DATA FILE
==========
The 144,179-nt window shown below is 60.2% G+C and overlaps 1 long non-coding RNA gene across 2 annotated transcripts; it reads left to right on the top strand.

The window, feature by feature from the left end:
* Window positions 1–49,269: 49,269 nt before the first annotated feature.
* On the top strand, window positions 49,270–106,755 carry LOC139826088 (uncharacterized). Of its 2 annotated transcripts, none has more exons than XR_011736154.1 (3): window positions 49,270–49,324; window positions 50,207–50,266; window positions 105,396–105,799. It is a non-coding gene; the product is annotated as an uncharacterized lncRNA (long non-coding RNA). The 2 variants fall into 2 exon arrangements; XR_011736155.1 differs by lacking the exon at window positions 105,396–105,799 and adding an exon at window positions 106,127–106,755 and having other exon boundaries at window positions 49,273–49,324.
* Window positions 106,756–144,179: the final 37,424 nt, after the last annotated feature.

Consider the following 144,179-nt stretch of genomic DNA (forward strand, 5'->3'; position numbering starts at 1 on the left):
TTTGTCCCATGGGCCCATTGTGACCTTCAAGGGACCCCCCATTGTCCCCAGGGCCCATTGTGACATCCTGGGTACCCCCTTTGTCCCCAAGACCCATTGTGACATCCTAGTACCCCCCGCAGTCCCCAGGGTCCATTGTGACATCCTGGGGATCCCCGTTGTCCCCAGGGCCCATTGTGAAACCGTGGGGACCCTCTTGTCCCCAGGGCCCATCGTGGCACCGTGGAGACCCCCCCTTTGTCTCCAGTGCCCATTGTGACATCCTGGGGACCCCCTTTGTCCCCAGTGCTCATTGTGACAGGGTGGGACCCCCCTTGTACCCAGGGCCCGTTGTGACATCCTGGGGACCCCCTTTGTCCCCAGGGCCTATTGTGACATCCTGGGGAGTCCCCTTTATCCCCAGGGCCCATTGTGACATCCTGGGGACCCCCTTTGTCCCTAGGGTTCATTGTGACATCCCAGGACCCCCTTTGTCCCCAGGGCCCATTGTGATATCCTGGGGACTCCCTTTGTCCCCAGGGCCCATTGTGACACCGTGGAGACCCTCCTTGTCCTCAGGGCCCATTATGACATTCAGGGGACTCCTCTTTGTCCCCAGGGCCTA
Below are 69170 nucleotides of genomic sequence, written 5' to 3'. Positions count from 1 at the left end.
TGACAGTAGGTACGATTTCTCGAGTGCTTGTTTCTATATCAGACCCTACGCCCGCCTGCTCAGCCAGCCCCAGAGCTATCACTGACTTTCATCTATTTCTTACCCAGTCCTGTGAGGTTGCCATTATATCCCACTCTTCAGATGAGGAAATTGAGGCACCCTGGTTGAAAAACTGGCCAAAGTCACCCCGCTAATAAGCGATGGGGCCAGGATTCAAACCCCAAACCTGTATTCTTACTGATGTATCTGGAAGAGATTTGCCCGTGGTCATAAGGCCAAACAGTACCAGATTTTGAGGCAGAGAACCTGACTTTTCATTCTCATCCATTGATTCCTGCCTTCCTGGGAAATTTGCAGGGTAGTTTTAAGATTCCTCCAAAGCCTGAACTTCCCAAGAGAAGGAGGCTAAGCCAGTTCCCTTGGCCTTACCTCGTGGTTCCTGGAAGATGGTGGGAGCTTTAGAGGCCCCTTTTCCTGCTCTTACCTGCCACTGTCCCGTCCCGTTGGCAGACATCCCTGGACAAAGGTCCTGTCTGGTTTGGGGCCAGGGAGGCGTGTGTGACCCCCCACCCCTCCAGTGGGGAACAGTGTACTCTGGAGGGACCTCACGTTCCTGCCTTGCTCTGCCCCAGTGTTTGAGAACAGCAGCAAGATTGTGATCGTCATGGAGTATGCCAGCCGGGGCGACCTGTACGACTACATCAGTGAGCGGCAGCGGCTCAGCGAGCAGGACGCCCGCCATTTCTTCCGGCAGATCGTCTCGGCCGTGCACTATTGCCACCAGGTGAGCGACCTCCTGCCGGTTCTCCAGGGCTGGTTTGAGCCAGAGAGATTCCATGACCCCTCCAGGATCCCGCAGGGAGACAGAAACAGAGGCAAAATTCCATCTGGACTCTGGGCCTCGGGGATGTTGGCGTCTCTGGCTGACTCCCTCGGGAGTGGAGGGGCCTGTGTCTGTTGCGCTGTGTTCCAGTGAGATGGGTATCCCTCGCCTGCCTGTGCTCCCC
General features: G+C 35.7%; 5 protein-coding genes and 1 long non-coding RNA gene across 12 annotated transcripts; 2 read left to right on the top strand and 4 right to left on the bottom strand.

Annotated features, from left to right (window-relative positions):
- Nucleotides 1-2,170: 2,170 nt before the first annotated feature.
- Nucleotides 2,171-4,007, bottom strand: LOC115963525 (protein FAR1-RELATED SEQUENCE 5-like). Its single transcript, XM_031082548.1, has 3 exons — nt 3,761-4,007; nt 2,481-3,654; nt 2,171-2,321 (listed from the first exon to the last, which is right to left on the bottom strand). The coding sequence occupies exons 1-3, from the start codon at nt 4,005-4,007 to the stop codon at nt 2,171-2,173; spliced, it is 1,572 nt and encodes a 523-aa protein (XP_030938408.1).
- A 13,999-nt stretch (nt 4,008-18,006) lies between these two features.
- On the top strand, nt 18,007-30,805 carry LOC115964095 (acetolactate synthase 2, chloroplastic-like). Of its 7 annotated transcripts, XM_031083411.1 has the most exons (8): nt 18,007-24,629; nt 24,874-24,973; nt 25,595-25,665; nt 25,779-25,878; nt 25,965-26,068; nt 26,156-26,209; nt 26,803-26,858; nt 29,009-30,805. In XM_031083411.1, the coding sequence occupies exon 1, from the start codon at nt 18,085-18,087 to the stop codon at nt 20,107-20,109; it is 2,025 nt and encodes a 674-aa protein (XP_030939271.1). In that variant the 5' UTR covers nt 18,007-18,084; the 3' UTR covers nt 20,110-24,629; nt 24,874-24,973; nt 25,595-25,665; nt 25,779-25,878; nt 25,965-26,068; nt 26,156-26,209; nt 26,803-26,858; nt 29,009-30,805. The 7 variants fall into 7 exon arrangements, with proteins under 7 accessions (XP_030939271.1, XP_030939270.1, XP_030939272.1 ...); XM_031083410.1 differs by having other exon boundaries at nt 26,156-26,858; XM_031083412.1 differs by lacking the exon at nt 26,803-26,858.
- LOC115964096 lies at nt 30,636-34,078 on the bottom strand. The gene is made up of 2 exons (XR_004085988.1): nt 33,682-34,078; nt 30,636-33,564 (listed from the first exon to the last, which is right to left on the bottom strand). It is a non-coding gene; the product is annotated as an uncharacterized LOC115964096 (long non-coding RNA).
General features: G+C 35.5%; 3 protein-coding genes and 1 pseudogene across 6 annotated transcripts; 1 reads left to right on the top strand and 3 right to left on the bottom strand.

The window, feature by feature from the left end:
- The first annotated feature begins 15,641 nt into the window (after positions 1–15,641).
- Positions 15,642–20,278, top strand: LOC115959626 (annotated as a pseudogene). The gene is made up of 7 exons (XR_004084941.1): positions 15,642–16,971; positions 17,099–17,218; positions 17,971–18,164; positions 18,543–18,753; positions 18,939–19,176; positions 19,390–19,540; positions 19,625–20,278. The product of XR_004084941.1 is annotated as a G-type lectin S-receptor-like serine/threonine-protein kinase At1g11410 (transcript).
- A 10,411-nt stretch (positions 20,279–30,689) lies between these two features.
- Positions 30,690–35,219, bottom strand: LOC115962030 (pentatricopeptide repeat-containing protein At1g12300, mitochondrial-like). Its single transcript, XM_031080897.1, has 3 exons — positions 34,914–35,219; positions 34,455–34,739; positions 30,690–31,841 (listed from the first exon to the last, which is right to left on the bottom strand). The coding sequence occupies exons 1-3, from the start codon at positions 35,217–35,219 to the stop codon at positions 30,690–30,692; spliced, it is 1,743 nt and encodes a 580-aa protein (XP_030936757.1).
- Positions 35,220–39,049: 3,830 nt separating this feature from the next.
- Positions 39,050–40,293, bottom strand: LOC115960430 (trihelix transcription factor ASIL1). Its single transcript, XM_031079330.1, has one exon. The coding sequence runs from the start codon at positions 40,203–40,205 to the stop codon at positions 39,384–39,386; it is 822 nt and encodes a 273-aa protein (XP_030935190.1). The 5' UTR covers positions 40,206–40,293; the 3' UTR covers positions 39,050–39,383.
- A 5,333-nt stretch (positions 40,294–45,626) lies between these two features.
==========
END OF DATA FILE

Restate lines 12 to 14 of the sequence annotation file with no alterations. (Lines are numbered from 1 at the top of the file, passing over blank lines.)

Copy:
- Nucleotides 1-2,170: 2,170 nt before the first annotated feature.
- Nucleotides 2,171-4,007, bottom strand: LOC115963525 (protein FAR1-RELATED SEQUENCE 5-like). Its single transcript, XM_031082548.1, has 3 exons — nt 3,761-4,007; nt 2,481-3,654; nt 2,171-2,321 (listed from the first exon to the last, which is right to left on the bottom strand). The coding sequence occupies exons 1-3, from the start codon at nt 4,005-4,007 to the stop codon at nt 2,171-2,173; spliced, it is 1,572 nt and encodes a 523-aa protein (XP_030938408.1).
- A 13,999-nt stretch (nt 4,008-18,006) lies between these two features.